On the other hand, the best spots to see the avian residents of this national park in action are near its waterways like streams, inlets and creeks. They usually hang out in these places to either wade and forage for food or take a bath.
If you are really lucky, you may even get to see the mysterious Madagascan serpent eagle perching on a tree branch while you’re at it. Moreover, make sure you bring a pair of binoculars to get a really good view.
Cruise its coastal zone on a boat or a kayak.
The Masoala National Park’s coastal area is renowned for its almost pristine condition. Besides snorkelling or having a refreshing dip in its waters, you can also take things up a notch by exploring its coral reefs and other marine attractions on a boat or a kayak.
If you are really up to it, you can even use a pirogue — the traditional Malagasy dugout canoe — to do the whole thing. Featuring more than 90 species of fish and 27 types of sea cucumbers, you’re sure to have an exciting time checking out the park’s coral reefs.
Remember to put on a lot of sunscreen, too, since the sun’s rays can be rather harsh during noontime and in the early afternoon. Making it a point to hydrate every half hour or so is also a must.
Play spot the whale on its shores.
The mating season of the Humpback whale usually takes place between the months of July and September. You can get to see a lot of these gentle giants swimming to and fro right from the Masoala National Park’s coastline during this time.
Additionally, you may also encounter a dugong or two chilling out near this protected area’s coastline or in the shaded sectors of its mangrove swamp. These docile creatures tend to relax in shallow, warm water after grazing on seagrass.
You must be accompanied by a local tour guide.
Unlike most of the other wildlife sanctuaries in Madagascar, it is mandatory for visitors to be accompanied by a local, experienced tour guide before they can be admitted in the Masoala National Park’s grounds.
Besides being one of the methods used by the park’s administration to properly monitor and regulate the entry of tourists in the area, it also helps guarantee the safety of visitors when exploring its vast territory.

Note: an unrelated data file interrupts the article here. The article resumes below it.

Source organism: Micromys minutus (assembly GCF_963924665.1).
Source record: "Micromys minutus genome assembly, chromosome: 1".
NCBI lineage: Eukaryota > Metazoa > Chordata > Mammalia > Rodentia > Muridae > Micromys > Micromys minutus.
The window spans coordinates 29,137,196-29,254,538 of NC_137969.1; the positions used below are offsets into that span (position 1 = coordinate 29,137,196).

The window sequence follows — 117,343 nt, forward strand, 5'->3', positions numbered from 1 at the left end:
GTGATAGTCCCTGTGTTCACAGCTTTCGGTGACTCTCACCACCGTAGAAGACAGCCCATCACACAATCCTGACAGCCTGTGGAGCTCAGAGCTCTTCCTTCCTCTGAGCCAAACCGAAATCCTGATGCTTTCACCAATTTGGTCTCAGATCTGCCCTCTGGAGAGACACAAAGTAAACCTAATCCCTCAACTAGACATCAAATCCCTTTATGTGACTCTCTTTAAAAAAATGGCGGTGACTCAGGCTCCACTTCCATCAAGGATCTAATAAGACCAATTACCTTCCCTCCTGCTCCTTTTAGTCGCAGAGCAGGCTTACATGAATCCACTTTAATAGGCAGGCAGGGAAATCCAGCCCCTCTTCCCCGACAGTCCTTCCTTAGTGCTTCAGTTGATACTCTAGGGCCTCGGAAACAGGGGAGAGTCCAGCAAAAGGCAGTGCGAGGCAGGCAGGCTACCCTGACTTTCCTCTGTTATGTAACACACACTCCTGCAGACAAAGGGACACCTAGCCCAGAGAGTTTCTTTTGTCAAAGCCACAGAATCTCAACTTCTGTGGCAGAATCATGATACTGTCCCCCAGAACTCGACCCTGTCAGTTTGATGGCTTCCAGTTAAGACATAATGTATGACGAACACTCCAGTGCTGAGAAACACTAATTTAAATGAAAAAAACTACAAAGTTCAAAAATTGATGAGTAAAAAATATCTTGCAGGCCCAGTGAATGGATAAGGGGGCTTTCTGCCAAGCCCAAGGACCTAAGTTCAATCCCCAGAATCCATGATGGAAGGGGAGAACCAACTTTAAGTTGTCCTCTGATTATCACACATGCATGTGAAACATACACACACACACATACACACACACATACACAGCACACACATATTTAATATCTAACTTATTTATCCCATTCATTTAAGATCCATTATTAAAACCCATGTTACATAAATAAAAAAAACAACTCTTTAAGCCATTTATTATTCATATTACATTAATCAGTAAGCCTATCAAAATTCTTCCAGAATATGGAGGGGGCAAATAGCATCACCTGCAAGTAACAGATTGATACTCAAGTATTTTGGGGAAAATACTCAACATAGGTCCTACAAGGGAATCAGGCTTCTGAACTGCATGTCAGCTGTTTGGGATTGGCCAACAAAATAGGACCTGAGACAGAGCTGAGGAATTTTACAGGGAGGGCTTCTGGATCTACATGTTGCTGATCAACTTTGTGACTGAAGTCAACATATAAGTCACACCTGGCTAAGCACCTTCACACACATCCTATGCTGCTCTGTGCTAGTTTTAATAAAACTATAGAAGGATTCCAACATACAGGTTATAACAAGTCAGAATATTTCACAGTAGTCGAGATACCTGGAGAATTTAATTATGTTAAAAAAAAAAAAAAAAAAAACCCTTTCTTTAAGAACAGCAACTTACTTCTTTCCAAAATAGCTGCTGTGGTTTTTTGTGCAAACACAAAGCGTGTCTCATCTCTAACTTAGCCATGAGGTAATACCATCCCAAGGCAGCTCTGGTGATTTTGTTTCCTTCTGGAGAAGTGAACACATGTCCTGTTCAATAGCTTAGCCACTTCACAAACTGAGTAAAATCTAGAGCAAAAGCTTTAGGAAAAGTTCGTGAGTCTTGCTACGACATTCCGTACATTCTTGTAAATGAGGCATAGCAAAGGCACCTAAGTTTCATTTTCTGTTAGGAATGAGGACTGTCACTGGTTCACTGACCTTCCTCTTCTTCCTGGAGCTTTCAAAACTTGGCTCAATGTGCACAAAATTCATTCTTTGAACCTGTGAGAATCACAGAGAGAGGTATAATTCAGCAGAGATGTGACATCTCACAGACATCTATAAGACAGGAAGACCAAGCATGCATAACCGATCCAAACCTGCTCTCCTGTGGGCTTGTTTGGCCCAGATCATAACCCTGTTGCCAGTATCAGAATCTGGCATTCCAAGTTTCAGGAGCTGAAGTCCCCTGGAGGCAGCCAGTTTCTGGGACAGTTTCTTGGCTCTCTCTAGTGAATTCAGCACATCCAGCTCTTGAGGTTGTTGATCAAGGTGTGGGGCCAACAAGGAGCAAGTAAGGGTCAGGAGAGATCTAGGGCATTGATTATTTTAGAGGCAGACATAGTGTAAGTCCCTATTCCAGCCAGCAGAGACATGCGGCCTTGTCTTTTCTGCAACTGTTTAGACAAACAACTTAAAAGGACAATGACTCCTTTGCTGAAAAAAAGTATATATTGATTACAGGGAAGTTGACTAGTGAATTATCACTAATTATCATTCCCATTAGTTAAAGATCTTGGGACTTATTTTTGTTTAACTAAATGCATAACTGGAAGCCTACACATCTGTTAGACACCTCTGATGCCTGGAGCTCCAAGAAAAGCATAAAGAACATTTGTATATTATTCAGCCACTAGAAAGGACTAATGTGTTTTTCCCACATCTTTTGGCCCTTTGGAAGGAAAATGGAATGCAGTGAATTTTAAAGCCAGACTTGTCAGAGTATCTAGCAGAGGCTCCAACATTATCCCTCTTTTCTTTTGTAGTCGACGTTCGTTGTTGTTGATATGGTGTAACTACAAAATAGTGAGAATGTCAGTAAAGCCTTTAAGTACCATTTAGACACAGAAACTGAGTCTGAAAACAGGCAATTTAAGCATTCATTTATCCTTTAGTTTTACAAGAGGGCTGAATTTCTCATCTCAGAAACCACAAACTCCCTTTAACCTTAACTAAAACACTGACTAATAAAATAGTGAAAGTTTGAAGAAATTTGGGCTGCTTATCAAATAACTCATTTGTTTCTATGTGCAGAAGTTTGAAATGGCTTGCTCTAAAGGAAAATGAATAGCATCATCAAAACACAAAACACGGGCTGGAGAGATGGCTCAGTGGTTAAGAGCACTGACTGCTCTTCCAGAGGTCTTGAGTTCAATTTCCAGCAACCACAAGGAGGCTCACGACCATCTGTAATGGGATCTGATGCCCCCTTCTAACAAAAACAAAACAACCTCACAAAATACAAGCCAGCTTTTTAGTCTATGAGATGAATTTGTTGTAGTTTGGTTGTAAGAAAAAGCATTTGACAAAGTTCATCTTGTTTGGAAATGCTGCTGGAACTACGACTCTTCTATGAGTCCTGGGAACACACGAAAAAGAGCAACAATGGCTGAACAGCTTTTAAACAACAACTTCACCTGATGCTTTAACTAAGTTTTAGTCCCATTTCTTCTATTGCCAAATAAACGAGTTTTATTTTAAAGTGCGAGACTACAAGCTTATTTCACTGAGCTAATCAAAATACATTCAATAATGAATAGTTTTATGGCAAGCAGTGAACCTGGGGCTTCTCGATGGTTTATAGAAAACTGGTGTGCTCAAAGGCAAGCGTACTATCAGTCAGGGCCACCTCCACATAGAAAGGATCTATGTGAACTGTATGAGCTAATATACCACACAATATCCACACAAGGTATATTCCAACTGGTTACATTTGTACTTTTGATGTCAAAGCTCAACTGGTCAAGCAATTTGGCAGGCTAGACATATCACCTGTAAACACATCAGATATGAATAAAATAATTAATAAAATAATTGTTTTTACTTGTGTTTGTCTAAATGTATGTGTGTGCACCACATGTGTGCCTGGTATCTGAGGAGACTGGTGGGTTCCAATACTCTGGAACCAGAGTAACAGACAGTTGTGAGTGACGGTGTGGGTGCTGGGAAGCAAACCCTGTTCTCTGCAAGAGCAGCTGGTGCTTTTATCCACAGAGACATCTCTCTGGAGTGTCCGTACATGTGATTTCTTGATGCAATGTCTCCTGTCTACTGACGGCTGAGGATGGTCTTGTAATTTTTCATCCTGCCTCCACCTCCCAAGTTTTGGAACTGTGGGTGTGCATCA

Qualified tour guides can be hired by coordinating with the Parks Office in Maroansetra. This is also the place where you register and pay the necessary fees to be admitted inside the park. Below are the contact details of the most recommended tour guides when visiting the Masoala National Park:
- Elysee – firstname.lastname@example.org
- Emile – email@example.com
No night treks are allowed in the park.
The Masoala National Park is one of the few protected areas in Madagascar that do not allow night hikes on its premises. It is believed that this guideline was established to closely monitor the park’s forest and coastal sectors against poachers and illegal loggers.
Additionally, given the contrasting landscapes and terrains of this protected area, hiking its trails at night can be rather risky even for experienced adventurers and trekkers.
Don’t forget to bring lots of bug repellent.
Majority of the Masoala National Park’s territory features a wet climate that encourages the proliferation of insects like mosquitoes. Make sure you apply a more than adequate amount of bug repellent before even starting your journey to this wildlife sanctuary’s entrance gate.
In addition to waterproof or rainproof clothing, it is also highly recommended to wear a pair of gaiters when exploring the park’s expanse. This is to prevent leeches and other creepy-crawlies from getting inside your pant legs or socks.
How to Get There
One of the main reasons why the Masoala National Park does not get as many visitors as it should is the fact that it is extremely hard to reach. There are only two (2) realistic and affordable ways to get to this wildlife sanctuary.
The first way is by taking a boat ride from the town of Maroansetra. Depending on the weather, this can take from 2 to 3 hours. The second one is by going on a 5-day hike off Maroansetra’s eastern tip that will traverse several hills and slopes.
Moreover, this national park can also be reached by plane directly from Antananarivo via an airtsrip located inside the forest, but this is one really expensive option to go for.
Where to Stay
Camp out in the park’s grounds.
The Masoala National Park has two (2) campgrounds for visitors that can be reached from the village of Ambanizana. Apart from not having any electricity, these campgrounds also offer very basic sanitary facilities.
However, if you are looking for a more snug accommodation option, there are some lodges and hotels in the area that you can check out. Here are some of the top picks from visitors who have already explored the Masoala National Park’s territory:
Ecolodge Chez Arol
Set on the edge of the Masoala Primary Forest, the Ecolodge Chez Arol offers seven (7) modest cabins with twin size bunk-beds and mosquito nets. It can accommodate a total of twenty (20) guests at a time.
This lodge is also very conveniently near a beach where guests can take a dip or do a bit of snorkelling. Interestingly, the Ecolodge Chez Arol provides free hydroelectricity to more than a hundred residents of a neighboring village.
You can reach out to Ecolodge Chez Arol at:
- Tel: +261 32 40 889 02
- Address: Masoala, B.P. 94, Maroantsetra 512, Madagascar
- Website: arol-ecolodge.com/
- Email: firstname.lastname@example.org
The L’Hippocampe is one of the newer places to stay in Maroansetra and offers a mix of modern architecture and traditional Malagasy concepts. It is situated near the forest and guests simply have to look outside their window to check out some awesome wildlife.
This bed and breakfast/boutique inn also offers modern amenities like high-speed Internet and a communal lounge. Its kitchen can also cook up a number of Malagasy favorites as well as some international dishes.
You can reach out to L’Hippocampe at:
- Tel: +261 034 36 118 59
- Address: Parc Masoala Mbodiforaha, Maroantsetra 512 Madagascar
- Website: madahippocampe.com/
- Booking page: madahippocampe.com/contact